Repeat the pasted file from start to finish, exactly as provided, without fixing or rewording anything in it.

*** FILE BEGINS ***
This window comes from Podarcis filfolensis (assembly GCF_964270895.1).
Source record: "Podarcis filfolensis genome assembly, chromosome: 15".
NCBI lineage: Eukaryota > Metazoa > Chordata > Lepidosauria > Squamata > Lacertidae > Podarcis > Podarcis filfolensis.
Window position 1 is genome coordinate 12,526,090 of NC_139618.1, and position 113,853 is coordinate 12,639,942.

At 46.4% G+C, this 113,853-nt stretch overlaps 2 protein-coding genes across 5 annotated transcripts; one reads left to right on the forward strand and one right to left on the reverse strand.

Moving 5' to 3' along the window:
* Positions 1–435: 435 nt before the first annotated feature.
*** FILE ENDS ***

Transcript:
This window comes from Podarcis filfolensis (assembly GCF_964270895.1).
Source record: "Podarcis filfolensis genome assembly, chromosome: 15".
NCBI lineage: Eukaryota > Metazoa > Chordata > Lepidosauria > Squamata > Lacertidae > Podarcis > Podarcis filfolensis.
Window position 1 is genome coordinate 12,526,090 of NC_139618.1, and position 113,853 is coordinate 12,639,942.

At 46.4% G+C, this 113,853-nt stretch overlaps 2 protein-coding genes across 5 annotated transcripts; one reads left to right on the forward strand and one right to left on the reverse strand.

Moving 5' to 3' along the window:
* Positions 1–435: 435 nt before the first annotated feature.